In Many Cases, Coronectomy Can Reduce the Risk of Nerve Damage
Coronectomy, the decoronation of the wisdom tooth leaving the roots in place, is often a viable alternative to full extraction that lessens or eliminates the danger of damage to the inferior alveolar nerve (IAN). The procedure takes 30 to 40 minutes, and after the crown is taken out, the root surface is smoothed down and the surrounding gingiva is sutured into place. First described in 1984 by Ecuyer and Debien1 and championed in the U.S. by M. Anthony Pogrel, MD, DDS, of the University of California–San Francisco, coronectomy is now supported by data from peer-reviewed studies and has won wide acceptance.
In a 2004 study by Dr. Pogrel and two collaborators,2 41 patients underwent coronectomy on 50 lower third molars with a six-month follow-up. There were no cases of resultant damage to the IAN. (One patient required subsequent removal of roots due to failure to heal, and another because roots had migrated to the surface.)
Coronectomy isn’t usually recommended if the tooth or root is infected or in younger patients whose roots aren’t yet fully developed. Dr. Pogrel and his colleagues also found that “teeth that are horizontally impacted along the course of the [IAN] may be unsuitable for this technique because sectioning of the tooth itself could endanger the nerve.” But for other patients coronectomy is indicated if a panoramic plain-film X-ray (often followed by a confirming cone-beam computed tomography, or CBCT, scan) shows that a root’s proximity to the IAN poses a danger of nerve damage.
Oral surgeon Rosie Noordhoek, DDS, says that there are some definite signs on panoramic X-rays that indicate a higher risk of sensory nerve damage: “when the root gets darker, for instance, or the nerve is displaced, or you can’t see the whole nerve canal.” To confirm that coronectomy is the preferable course, says Dr. Noordhoek, “we usually recommend a CBCT at that point.”
Coronectomy is somewhat more expensive than extraction, and some insurance plans still don’t cover it. As Dr. Noorhoek explains, it also carries a slightly higher risk of infection, although usually infection can be prevented with a five-day course of antibiotics. “We also know that the roots left in place tend to migrate, which may require a second surgery down the road,” she says.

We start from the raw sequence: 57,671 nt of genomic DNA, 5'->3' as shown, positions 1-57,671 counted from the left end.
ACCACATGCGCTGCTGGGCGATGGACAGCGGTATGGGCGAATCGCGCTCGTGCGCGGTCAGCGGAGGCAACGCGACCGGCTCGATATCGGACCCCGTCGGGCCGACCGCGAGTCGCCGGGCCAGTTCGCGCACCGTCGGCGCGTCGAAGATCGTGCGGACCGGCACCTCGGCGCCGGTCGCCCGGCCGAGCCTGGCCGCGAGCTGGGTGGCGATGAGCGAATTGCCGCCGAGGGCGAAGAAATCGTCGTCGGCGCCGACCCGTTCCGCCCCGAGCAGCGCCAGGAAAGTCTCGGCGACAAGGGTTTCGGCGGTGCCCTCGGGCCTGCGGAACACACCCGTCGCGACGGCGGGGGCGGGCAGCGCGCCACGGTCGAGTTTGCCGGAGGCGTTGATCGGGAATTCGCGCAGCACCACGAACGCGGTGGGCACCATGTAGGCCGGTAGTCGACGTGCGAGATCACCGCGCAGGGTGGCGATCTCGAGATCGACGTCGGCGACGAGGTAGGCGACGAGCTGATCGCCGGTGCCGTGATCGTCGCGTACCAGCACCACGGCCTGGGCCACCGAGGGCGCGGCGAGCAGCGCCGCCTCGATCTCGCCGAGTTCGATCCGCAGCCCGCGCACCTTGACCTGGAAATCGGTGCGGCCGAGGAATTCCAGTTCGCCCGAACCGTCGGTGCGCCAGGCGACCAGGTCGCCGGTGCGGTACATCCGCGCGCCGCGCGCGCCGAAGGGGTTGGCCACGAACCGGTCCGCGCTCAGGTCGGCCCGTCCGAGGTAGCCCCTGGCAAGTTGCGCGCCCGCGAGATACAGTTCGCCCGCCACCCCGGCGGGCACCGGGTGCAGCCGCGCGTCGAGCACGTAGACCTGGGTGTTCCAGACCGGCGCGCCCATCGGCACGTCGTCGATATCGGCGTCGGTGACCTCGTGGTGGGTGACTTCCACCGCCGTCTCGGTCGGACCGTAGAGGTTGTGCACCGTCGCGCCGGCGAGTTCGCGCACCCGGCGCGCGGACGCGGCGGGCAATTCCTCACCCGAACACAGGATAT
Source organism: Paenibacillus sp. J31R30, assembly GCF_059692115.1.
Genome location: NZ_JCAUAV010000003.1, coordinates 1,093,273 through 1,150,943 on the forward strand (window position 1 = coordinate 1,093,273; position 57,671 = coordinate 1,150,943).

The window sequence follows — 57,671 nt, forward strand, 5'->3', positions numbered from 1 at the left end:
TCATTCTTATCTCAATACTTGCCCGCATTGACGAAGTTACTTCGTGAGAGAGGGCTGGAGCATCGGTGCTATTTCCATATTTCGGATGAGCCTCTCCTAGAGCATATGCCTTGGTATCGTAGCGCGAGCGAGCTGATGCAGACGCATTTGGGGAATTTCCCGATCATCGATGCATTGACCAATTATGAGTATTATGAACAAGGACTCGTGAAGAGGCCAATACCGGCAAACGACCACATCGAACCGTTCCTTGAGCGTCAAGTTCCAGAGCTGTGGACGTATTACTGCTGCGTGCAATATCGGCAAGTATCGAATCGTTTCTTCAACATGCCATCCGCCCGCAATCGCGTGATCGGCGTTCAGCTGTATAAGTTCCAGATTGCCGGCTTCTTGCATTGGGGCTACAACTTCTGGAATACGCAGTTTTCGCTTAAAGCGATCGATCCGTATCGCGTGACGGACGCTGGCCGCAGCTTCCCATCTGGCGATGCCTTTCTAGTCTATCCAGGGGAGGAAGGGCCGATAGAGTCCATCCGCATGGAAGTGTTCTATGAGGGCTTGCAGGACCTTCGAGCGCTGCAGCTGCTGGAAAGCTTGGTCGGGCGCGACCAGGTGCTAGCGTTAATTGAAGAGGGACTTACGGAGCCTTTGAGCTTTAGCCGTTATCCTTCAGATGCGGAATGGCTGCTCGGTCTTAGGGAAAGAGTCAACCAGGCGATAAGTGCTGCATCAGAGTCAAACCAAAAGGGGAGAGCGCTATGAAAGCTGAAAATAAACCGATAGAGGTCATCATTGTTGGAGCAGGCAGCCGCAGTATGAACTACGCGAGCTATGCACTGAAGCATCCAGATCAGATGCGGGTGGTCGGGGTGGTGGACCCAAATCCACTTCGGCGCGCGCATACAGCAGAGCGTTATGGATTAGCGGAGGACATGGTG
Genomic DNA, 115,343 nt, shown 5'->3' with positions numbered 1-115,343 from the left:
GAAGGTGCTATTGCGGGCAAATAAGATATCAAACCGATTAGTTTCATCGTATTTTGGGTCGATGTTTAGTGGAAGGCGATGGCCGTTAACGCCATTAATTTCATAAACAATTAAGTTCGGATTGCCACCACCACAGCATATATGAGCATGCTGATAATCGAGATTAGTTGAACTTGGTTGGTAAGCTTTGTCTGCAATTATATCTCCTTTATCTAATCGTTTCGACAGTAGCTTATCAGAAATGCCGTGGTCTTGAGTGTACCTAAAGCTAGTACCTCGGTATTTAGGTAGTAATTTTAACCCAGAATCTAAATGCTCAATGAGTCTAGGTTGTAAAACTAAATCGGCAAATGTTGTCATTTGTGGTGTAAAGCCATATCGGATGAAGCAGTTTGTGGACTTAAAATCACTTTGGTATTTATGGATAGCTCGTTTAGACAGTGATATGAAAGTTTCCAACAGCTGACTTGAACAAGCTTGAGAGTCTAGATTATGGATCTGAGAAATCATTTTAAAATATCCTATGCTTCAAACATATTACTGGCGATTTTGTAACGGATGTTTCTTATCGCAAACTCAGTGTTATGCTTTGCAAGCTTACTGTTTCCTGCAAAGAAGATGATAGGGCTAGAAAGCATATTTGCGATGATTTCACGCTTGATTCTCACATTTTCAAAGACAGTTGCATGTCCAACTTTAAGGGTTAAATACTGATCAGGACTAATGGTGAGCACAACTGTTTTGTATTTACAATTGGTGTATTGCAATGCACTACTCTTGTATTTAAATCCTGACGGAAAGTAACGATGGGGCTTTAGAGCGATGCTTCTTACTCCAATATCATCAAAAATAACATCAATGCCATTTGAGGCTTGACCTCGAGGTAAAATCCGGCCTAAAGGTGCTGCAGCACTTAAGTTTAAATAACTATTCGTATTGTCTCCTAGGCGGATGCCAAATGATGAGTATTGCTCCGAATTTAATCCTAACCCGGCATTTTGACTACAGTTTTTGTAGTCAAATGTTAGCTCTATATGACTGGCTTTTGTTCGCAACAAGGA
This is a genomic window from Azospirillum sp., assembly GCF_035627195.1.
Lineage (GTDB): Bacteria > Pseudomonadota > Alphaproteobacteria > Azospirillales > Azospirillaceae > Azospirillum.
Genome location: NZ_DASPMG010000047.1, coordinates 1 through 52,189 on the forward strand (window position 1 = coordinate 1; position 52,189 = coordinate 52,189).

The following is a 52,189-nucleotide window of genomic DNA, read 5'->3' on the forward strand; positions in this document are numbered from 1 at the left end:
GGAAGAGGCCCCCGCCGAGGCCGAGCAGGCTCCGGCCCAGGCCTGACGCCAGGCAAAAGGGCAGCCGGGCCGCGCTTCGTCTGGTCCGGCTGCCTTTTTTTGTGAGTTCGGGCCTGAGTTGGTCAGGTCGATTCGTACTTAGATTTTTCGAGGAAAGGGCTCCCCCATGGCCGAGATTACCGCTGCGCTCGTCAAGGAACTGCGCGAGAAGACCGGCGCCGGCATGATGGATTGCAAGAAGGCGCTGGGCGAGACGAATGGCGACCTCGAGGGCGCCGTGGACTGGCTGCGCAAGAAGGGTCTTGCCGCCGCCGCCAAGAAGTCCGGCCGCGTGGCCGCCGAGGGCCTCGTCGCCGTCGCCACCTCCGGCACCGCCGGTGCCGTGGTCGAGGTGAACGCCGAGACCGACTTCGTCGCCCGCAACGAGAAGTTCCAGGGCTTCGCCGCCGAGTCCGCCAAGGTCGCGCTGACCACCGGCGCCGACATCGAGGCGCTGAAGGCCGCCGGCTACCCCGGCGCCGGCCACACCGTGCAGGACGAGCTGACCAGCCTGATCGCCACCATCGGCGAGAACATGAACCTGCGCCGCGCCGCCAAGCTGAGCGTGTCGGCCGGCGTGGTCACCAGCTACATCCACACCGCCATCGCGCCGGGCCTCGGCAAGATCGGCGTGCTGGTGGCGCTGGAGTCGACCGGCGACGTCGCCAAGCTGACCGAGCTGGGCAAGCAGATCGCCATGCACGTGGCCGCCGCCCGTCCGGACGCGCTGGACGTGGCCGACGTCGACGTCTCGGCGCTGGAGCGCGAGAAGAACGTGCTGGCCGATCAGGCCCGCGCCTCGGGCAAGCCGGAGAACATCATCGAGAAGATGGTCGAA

Therefore, part of the challenge in doing a successful coronectomy—besides making sure that all of the enamel of the crown is removed—is to gently elevate the roots to confirm that they’re not mobile. If roots are loose or migrating, they are likely to cause an infection. In such cases, a surgeon who set out to do a coronectomy must change the plan and perform a full extraction instead.
Of course, patients are routinely warned of this possibility beforehand. We also explain to coronectomy patients that the surgeon will see them for a follow-up in six to nine months, and that the possible need for a later procedure to remove a problematic root cannot be ruled out. In some cases, root migration occurs quite a while after the procedure. But if bone has healed sufficiently over the roots, says Dr. Noordhoek, “that’s not usually a problem.” She adds that there is no need to remove the nerve or pulp chamber, nor to put any sort of bone graft or sealer over them.
A 2018 study at Italy’s University of Bologna3 provided a five-year follow-up on 76 coronectomies in 63 patients, finding no cases of neurologic lesions to the IAN or lingual nerve. In the first three years, surgery to remove migrated roots was required in five patients, while no further complications were observed in years four and five.
“After crown removal, we ground the root with a round burr using a high-speed surgical drill,” the Italian researchers report. “This step is crucial to obtain a regular root surface without enamel spikes that avoids bone formation around the root fragment.”
Occasionally, in mature patients, coronectomy is considered for a reason other than the roots’ proximity to the IAN. That is when a cyst, usually a dentigerous cyst with a fluid-filled sac, develops on the crown. In such cases the procedure may lessen the danger not only of nerve damage but of jaw fracture or dry socket.
Long-lasting or permanent numbness resulting from nerve damage during an extraction can be a significant quality-of-life issue for patients, so it is fortunate that today’s oral surgery has at its disposal the tool of coronectomy, which, when properly used, can help to alleviate that danger.
1 Ecuyer J, Debien J, [Surgical deductions]. Actual Odontostomatol (Paris) 148:695, 1984 (in French).
2 Pogrel MA, Lee JS, Muff DF: Coronectomy: a technique to protect the inferior alveolar nerve. J Oral Maxillofac Surg 62:1447–1452, 2004.
3 Monaco G, D’Ambrosio M, De Santis G, Vignudelli E, Gatto MRA, Corinaldesi G, Coronectomy: A surgical option for impacted third molars in close proximity to the inferior alveolar nerve—a 5-year follow-up study, J Oral Maxillofac Surg 77:1116–1124, 2019.
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